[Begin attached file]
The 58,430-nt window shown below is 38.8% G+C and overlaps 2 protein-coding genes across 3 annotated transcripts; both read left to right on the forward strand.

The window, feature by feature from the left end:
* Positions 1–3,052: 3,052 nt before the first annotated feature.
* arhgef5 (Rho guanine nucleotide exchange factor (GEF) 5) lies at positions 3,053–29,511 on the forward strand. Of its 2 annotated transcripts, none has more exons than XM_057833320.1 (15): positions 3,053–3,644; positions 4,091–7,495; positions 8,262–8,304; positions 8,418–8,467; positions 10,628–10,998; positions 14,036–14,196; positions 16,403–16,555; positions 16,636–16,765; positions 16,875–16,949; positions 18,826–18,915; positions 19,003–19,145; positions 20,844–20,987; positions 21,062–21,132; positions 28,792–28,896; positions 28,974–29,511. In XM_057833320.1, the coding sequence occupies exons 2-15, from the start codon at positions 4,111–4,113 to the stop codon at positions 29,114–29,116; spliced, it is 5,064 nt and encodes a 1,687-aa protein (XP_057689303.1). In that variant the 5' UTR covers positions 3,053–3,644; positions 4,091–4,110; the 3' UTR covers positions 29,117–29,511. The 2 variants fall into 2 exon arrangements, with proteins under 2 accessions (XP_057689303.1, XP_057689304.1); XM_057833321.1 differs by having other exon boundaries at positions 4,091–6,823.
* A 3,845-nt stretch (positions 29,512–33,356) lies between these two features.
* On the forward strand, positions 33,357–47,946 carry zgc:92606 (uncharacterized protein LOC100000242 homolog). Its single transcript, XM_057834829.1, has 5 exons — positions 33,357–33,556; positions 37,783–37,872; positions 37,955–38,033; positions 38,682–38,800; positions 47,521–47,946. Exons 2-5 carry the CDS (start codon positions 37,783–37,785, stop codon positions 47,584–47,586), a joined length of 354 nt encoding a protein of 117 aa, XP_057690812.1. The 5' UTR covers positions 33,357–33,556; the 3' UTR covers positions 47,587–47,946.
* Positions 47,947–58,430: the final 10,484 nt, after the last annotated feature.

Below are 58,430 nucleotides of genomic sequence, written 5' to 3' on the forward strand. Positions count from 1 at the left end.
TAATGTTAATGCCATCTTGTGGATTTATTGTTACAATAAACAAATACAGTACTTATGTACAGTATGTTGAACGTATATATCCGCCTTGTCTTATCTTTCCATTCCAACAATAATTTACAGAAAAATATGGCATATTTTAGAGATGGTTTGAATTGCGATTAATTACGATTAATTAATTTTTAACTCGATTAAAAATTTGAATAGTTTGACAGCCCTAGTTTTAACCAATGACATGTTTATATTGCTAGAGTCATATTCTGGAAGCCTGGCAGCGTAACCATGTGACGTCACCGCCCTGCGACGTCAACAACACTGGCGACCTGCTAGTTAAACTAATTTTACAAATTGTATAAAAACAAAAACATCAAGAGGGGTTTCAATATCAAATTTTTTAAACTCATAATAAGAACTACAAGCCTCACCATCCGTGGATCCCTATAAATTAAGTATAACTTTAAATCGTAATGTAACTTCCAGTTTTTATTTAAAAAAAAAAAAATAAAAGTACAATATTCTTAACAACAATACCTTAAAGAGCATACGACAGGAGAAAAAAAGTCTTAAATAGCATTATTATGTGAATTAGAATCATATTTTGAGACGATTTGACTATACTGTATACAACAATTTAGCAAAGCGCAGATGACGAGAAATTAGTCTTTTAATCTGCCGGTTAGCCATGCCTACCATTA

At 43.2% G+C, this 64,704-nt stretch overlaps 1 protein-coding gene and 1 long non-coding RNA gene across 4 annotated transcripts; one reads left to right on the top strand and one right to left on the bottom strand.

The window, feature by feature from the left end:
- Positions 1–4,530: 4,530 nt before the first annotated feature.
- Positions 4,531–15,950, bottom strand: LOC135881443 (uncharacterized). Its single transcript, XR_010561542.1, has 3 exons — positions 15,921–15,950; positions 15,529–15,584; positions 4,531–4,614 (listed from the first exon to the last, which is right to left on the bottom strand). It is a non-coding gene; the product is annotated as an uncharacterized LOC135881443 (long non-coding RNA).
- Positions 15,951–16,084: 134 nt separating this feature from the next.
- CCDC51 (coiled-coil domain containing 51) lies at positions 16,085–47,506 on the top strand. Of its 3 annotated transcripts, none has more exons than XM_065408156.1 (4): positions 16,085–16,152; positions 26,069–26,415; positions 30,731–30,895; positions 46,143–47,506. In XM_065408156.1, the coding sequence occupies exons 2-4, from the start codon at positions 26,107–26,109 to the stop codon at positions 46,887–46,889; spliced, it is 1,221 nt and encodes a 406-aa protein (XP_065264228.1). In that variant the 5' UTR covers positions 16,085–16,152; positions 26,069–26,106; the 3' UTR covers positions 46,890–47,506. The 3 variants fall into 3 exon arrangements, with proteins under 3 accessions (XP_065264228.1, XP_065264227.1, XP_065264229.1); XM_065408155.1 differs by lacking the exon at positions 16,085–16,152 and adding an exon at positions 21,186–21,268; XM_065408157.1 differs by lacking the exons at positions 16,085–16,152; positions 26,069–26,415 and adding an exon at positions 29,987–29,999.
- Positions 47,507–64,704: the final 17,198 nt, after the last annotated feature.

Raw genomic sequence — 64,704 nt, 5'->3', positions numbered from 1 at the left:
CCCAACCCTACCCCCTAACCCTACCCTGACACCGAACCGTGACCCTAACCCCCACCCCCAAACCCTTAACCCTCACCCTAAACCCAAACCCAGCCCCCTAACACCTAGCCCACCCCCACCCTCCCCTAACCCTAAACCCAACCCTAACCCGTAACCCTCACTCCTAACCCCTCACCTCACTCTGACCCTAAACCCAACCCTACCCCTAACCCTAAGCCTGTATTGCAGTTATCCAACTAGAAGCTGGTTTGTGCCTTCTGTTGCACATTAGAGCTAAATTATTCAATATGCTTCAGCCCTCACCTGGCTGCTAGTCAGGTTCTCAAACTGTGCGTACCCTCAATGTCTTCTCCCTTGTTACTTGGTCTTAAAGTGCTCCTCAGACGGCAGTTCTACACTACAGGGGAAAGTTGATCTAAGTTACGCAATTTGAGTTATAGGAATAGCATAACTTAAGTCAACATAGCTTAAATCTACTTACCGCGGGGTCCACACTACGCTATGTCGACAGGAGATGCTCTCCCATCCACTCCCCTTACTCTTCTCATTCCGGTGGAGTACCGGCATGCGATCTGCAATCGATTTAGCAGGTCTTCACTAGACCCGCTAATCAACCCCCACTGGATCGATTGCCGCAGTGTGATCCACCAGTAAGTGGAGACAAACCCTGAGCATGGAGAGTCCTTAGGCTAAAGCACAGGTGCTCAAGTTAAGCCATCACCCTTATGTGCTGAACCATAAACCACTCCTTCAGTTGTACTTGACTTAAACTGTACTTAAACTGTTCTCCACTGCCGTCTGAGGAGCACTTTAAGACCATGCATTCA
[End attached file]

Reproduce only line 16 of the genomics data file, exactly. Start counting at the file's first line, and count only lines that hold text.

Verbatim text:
- Positions 47,507–64,704: the final 17,198 nt, after the last annotated feature.